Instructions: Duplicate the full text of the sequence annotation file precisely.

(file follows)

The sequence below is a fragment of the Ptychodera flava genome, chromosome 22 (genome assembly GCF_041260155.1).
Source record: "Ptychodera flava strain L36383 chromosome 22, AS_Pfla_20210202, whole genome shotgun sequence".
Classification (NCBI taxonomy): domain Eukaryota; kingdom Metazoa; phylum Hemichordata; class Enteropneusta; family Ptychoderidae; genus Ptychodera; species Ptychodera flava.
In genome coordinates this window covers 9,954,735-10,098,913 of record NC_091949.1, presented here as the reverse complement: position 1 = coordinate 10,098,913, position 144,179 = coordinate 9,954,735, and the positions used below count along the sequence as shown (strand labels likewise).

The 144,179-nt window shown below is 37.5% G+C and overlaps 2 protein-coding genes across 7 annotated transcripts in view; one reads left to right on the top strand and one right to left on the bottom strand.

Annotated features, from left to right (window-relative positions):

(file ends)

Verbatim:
The sequence below is a fragment of the Ptychodera flava genome, chromosome 22 (genome assembly GCF_041260155.1).
Source record: "Ptychodera flava strain L36383 chromosome 22, AS_Pfla_20210202, whole genome shotgun sequence".
Classification (NCBI taxonomy): domain Eukaryota; kingdom Metazoa; phylum Hemichordata; class Enteropneusta; family Ptychoderidae; genus Ptychodera; species Ptychodera flava.
In genome coordinates this window covers 9,954,735-10,098,913 of record NC_091949.1, presented here as the reverse complement: position 1 = coordinate 10,098,913, position 144,179 = coordinate 9,954,735, and the positions used below count along the sequence as shown (strand labels likewise).

The 144,179-nt window shown below is 37.5% G+C and overlaps 2 protein-coding genes across 7 annotated transcripts in view; one reads left to right on the top strand and one right to left on the bottom strand.

Annotated features, from left to right (window-relative positions):